Another aspect of Apple's broken UI is how difficult it is to do something simple in Windows: make a fraking shortcut. I've been using Guitar Rig a lot lately and figured it'd be convenient to have a shortcut on the Desktop or the Table (aka Dock).

In Windows you can do this by right-clicking any program icon and selecting Create Shortcut. Simple, huh? It's even easier in Win7 when you can pin apps to the Start menu or Task Bar with a right-click or just drag them off the menu.

Well, none of these simple steps are available on the Mac. Dragging doesn't work. There's no shortcut or pin option. Stumped, I asked Google and found this tutorial which lists the four steps to duplicating what a right-click can do in Windows:

To create short cut in Mac OS X, follow the steps below:-

* Launch your Finder, look for the program that you want to create shortcut for.
* Highlight the program by clicking once on the file
* Control + Click on the file (or Right click on the file), and select “Make Alias”
* Once the alias being created, you may drag the alias to desktop or to anywhere you wish
* Done. you’ve just created a shortcut in Mac OS X

** In Windows we call it shortcut, in Mac OS X we call it Alias.
In the upside-down world of Apple, having to do all these steps to do what Windows can do with a right-click is hailed by the Kool-Aid besotted fanchimps as another reason why "Apple just works."

Wrong. It's how Apple makes you needlessly work four times as hard to do the simplest thing. And pay a premium price for the abuse.

Seeking Help From The Helpless Help


With iLife installed (see previous post), I fired up the new GarageBand and was presented with the New Project window. One option is Songwriting. What does that do? I dunno. It's not as if Apple includes manuals with their products. (Because their customers are illiterate morons who can't read, but like to pay a lot to feel special with their shiny gnawed fruit logo products?)

So I fire up the GarageBand Help - which is a usability nightmare because it forces itself to be the top window so you have to minimize it to get it out of the way of everything. (Is Apple afraid their users are too stupid to know where the window went if they clicked on another window and Help disappeared, thus confusing them like a baby from whom you hide an object?) Since I want to know what Songwriting mode is, I typed...wait for it..."songwriting" into the search box. My result?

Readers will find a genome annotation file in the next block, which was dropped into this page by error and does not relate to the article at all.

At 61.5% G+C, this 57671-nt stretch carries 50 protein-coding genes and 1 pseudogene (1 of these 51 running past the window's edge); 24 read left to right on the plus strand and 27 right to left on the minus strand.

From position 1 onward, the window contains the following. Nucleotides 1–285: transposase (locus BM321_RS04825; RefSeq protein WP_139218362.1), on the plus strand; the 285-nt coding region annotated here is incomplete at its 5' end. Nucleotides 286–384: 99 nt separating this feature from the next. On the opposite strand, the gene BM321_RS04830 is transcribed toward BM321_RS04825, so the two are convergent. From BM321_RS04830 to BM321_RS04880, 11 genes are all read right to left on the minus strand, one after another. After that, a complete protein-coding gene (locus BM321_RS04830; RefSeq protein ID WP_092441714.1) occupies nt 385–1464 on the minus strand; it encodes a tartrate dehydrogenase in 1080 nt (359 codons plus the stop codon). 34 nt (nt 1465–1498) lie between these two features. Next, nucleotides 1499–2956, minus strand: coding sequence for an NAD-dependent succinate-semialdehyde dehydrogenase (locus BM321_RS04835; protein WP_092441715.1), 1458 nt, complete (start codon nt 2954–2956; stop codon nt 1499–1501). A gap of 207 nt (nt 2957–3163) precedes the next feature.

No help topics were found for 'songwriting'

Just lovely.

Just went ahead to see what it was and was greeted by this screen:

Now what? I'm waiting for it to just work, but it's doing nothing and there's no help available from the Help. I'm starting to hear Johnny Rotten taunting me.

A Trip To Jonestown


Apple announced iLife '11 at their Lion and pony show last Wednesday. The latest updates to iPhoto (which I don't need because I'm a real photographer who uses Lightroom) and iMovie (ditto, because I use Premiere on my Prime-class Win7 desktop) didn't interest me as much as the new GarageBand, the old version I found impenetrably unusable, probably because I foolishly expected it to be capable of doing something useful instead of countering my every effort with layers of candy-coated fail. Seriously. The UI of Mac is such shite that whenever I see people burbling about how easy it is to use, I feel there should be some hotline I can call to have these people snatched and placed in a quarantine zone while awaiting euthanization.

In keeping with Lord Jobs' philosophy of inconvenience and artificial scarcity to provide some allure to the overpriced claptrap - the Apple tax on hardware isn't enough, you have to spend money right and left on software to make it useful - iLife was available only at Apple's stores and site. Amazon, Beast Buy, Micro Center (where I bought the MBP) all had the old version, even after a couple of days. There are only four Apple Stores within an hour of Detroit, but luckily the one closest to my home is only 5-1/2 miles away. Off to the mall I went.

If you aren't familiar with what the Somerset Collection (i.e. upscale malls) is, it's a beautiful glitzy shopping place where people from 90210 or Gossip Girl would buy expensive stuff. Of course an Apple Store would be there. Who else can afford their shiny, overpriced crap? I walked thru Macy's to get to it and since it was about 10 minutes before closing, expecting to blaze in and out.


I wish I could've snapped a photo at the teeming masses of open-mouthed sheeple clustered with glee around all the pretty things, but I figured some anti-non-Apple death ray would zap my EVO. The place was packed and since Apple wasn't releasing some new iGiveSteveMoneyForANewPancreas, it was crazy. As I commented on my Foursquare checkin, "I haven't seen this many stupid sheeple in one place since watching the 2008 Democrat National Convention." I guess the recession hasn't hit everyone yet.